Day 2 - Afternoon Saint-Malo Tour Map

Day 3

Morning: Grand Be Island

Start your third morning off exploring Grand Be Island which is located just off the shore of Plage de Bon Secours a few minutes walk from the old town.

Grand Be Island is only reachable at low tide (check at the tourist office or online for up-to-date tide times during your visit). There is a small causeway from the beach, and you’ll need to clamber over a few rocky parts to get there, so be sure the tide is on its way out.

The island has the ruins of an old fort and fantastic views over the town and ramparts. Be sure not to get trapped on the island as you’ll be waiting a long time for the tide to go out again before you can return to the mainland.

Tombeau de Chataubriand

At the northernmost point of the island is the grave of French author François-Rene de Chateaubriand. It was his final wish to be interred on the island, and this is where he has remained since his death on 4th July 1848.

Le Petit Grand Be

The nearby island of Petit Be is home to a fort built in 1667 to protect against British and Dutch invasions, and it was successful in repelling an attack in 1695. As with its larger neighbour Grand Be, the island is only reachable at low tide. It’s also possible to take a guided tour from the private owners of the island.

Day 3 - Morning Saint-Malo Tour Map

Afternoon: Plage de l’eventail

Continue your day exploring the beaches around the town which are home to lots of interesting sights from old forts to rock pools, and an excellent place to just sit back and relax in gorgeous surroundings.

Plage de l’eventail is the largest beach within walking distance from the city centre and is located to the north of the old town and St Malo Castle. This long sandy beach stretches for kilometres and is backed by the city walls. In summer the beach is patrolled by lifeguards so it's an excellent place to relax with the family.

National Fort

The impressive National Fort is located on a small island just off l’eventail beach and like Grand Be, is only accessible at low tide. The fortress was constructed in 1689 to protect the town from the encroaching English and Dutch flotillas.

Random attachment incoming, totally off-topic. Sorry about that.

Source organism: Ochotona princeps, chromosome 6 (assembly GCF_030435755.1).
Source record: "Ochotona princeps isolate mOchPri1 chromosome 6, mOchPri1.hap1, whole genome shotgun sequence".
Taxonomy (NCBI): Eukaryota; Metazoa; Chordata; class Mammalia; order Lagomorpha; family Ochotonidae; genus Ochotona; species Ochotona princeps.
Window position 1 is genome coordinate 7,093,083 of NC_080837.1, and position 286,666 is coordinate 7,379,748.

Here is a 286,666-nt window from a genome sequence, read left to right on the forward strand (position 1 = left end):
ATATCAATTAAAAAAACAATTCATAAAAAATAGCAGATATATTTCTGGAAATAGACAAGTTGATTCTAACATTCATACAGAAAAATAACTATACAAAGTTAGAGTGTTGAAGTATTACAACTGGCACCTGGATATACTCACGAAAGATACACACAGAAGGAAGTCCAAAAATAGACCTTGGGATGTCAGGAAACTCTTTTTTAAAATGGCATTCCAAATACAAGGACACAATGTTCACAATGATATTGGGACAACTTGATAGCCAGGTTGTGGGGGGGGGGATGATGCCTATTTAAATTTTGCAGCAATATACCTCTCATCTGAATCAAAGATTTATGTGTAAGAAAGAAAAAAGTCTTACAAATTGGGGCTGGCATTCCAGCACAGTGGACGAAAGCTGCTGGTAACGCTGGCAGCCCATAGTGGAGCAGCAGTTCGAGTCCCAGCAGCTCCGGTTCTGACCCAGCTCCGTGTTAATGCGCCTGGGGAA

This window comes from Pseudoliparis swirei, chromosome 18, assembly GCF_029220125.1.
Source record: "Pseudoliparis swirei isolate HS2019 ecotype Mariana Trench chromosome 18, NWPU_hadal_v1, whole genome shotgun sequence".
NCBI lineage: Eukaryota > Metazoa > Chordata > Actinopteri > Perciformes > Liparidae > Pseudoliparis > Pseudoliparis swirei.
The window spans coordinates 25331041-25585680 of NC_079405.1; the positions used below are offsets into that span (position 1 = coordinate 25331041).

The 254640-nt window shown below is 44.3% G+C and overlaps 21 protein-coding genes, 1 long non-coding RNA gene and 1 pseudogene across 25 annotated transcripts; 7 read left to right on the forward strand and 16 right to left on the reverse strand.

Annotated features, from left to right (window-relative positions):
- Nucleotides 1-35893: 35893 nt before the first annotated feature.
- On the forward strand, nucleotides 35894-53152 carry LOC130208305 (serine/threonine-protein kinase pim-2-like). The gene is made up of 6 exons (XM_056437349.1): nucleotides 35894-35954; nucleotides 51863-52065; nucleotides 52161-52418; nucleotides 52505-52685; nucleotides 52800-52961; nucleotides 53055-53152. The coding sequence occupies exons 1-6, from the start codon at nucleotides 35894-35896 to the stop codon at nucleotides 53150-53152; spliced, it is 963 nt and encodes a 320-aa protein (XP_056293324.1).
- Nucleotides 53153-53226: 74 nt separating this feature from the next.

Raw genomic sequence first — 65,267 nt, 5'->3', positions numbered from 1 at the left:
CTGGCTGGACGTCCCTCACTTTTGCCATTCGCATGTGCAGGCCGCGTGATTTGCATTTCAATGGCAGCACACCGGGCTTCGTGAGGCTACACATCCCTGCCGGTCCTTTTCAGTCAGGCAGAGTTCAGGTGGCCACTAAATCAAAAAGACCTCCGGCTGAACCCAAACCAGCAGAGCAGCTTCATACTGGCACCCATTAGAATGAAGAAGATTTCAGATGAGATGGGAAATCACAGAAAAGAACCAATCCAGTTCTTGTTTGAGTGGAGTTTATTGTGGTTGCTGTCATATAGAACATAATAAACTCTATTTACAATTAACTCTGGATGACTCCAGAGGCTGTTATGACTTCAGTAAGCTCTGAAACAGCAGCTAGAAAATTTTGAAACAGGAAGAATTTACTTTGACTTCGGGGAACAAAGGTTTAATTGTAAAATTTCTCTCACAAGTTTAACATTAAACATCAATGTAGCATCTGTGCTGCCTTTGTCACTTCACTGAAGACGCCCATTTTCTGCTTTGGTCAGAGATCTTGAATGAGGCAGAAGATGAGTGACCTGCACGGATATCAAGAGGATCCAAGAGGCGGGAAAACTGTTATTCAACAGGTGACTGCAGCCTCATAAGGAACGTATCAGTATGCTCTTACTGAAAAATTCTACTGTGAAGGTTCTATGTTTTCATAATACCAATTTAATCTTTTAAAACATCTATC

The island has had many uses over the centuries from being used as a beacon point to ward off ships away from the rocks, to a place of public execution with its very own set of gallows. Nowadays it’s possible to explore the fort on certain days between 1st June and 30th September, and strangely, only when you can see the French flag flying from the island. Check the website or at the nearby tourist information office for times.

L’Etoile du Roy

No trip to St Malo is complete without exploring the city’s connection with pirates, and the stunning L’Etoile du Roy tall ship that’s docked in the harbour across from the tourist information centre is a great place to start.

The ship is a replica of a naval frigate, and you can explore it while learning about St Malo’s maritime history. The L’Etoile du Roy was moored in Whitby in England for many years before being moved to St Malo in 2010. It’s also possible to book a sailing trip on board, so check the website or at the tourist info office for more details.

Day 3 - Afternoon Saint-Malo Tour Map

Day 4

Morning: Plage de bas Sablons

On the final day of your 4 day St Malo itinerary, head to the southwest of the city to explore Plage de bas Sablons beach and the nearby promontory which has pleasant parks and a WW2 museum.

Plage de bas Sablons is another popular city beach and offers fantastic views of the estuary and old town. This is where the shipbuilding yards used to be an important part of the old city. You’ll find lots of wonderful cafes, bars and restaurants lining the beach, so this is a great place to stop and watch the world go by with a bite to eat and a glass of something refreshing!